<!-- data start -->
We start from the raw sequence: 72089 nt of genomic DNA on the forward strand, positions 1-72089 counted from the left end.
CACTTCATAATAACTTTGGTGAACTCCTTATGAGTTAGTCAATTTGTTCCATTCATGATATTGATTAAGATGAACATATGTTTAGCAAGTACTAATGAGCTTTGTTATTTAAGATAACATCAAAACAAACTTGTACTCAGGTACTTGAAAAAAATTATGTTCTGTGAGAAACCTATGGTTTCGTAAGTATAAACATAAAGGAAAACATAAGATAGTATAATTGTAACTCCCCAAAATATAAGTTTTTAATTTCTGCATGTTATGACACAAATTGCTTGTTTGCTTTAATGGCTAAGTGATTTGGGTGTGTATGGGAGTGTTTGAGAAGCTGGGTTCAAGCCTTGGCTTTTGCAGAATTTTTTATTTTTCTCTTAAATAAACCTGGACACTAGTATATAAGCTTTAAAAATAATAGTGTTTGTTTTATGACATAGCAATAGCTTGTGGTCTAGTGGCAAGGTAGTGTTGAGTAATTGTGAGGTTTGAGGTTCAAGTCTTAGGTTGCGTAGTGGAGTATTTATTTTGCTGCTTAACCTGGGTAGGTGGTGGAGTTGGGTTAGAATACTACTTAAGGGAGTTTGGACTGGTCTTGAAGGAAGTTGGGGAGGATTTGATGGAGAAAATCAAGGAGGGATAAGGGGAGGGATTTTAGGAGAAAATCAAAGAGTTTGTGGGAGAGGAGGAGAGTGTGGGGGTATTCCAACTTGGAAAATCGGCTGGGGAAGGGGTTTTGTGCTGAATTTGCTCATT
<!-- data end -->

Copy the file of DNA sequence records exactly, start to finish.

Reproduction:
We start from the raw sequence: 72089 nt of genomic DNA on the forward strand, positions 1-72089 counted from the left end.
CACTTCATAATAACTTTGGTGAACTCCTTATGAGTTAGTCAATTTGTTCCATTCATGATATTGATTAAGATGAACATATGTTTAGCAAGTACTAATGAGCTTTGTTATTTAAGATAACATCAAAACAAACTTGTACTCAGGTACTTGAAAAAAATTATGTTCTGTGAGAAACCTATGGTTTCGTAAGTATAAACATAAAGGAAAACATAAGATAGTATAATTGTAACTCCCCAAAATATAAGTTTTTAATTTCTGCATGTTATGACACAAATTGCTTGTTTGCTTTAATGGCTAAGTGATTTGGGTGTGTATGGGAGTGTTTGAGAAGCTGGGTTCAAGCCTTGGCTTTTGCAGAATTTTTTATTTTTCTCTTAAATAAACCTGGACACTAGTATATAAGCTTTAAAAATAATAGTGTTTGTTTTATGACATAGCAATAGCTTGTGGTCTAGTGGCAAGGTAGTGTTGAGTAATTGTGAGGTTTGAGGTTCAAGTCTTAGGTTGCGTAGTGGAGTATTTATTTTGCTGCTTAACCTGGGTAGGTGGTGGAGTTGGGTTAGAATACTACTTAAGGGAGTTTGGACTGGTCTTGAAGGAAGTTGGGGAGGATTTGATGGAGAAAATCAAGGAGGGATAAGGGGAGGGATTTTAGGAGAAAATCAAAGAGTTTGTGGGAGAGGAGGAGAGTGTGGGGGTATTCCAACTTGGAAAATCGGCTGGGGAAGGGGTTTTGTGCTGAATTTGCTCATT